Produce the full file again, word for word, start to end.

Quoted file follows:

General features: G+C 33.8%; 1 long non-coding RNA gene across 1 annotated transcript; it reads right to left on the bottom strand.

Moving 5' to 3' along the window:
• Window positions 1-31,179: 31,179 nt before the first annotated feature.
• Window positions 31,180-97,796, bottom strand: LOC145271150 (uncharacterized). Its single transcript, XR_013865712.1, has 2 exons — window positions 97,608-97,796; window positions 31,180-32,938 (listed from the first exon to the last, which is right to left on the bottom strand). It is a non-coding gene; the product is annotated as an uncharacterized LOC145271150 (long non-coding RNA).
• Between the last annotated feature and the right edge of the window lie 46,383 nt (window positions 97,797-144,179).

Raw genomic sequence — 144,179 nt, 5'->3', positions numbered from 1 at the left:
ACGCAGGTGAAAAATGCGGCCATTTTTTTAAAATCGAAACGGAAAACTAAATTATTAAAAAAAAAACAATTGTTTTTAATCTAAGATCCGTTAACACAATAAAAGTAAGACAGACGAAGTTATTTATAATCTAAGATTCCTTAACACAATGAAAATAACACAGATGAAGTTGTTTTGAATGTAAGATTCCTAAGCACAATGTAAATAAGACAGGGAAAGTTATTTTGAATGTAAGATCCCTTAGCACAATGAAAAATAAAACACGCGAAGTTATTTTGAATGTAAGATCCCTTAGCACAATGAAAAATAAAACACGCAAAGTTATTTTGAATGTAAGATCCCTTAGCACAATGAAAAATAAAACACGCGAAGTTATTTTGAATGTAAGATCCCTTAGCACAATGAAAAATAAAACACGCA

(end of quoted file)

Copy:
General features: G+C 33.8%; 1 long non-coding RNA gene across 1 annotated transcript; it reads right to left on the bottom strand.

Moving 5' to 3' along the window:
• Window positions 1-31,179: 31,179 nt before the first annotated feature.
• Window positions 31,180-97,796, bottom strand: LOC145271150 (uncharacterized). Its single transcript, XR_013865712.1, has 2 exons — window positions 97,608-97,796; window positions 31,180-32,938 (listed from the first exon to the last, which is right to left on the bottom strand). It is a non-coding gene; the product is annotated as an uncharacterized LOC145271150 (long non-coding RNA).
• Between the last annotated feature and the right edge of the window lie 46,383 nt (window positions 97,797-144,179).

Raw genomic sequence — 144,179 nt, 5'->3', positions numbered from 1 at the left:
ACGCAGGTGAAAAATGCGGCCATTTTTTTAAAATCGAAACGGAAAACTAAATTATTAAAAAAAAAACAATTGTTTTTAATCTAAGATCCGTTAACACAATAAAAGTAAGACAGACGAAGTTATTTATAATCTAAGATTCCTTAACACAATGAAAATAACACAGATGAAGTTGTTTTGAATGTAAGATTCCTAAGCACAATGTAAATAAGACAGGGAAAGTTATTTTGAATGTAAGATCCCTTAGCACAATGAAAAATAAAACACGCGAAGTTATTTTGAATGTAAGATCCCTTAGCACAATGAAAAATAAAACACGCAAAGTTATTTTGAATGTAAGATCCCTTAGCACAATGAAAAATAAAACACGCGAAGTTATTTTGAATGTAAGATCCCTTAGCACAATGAAAAATAAAACACGCA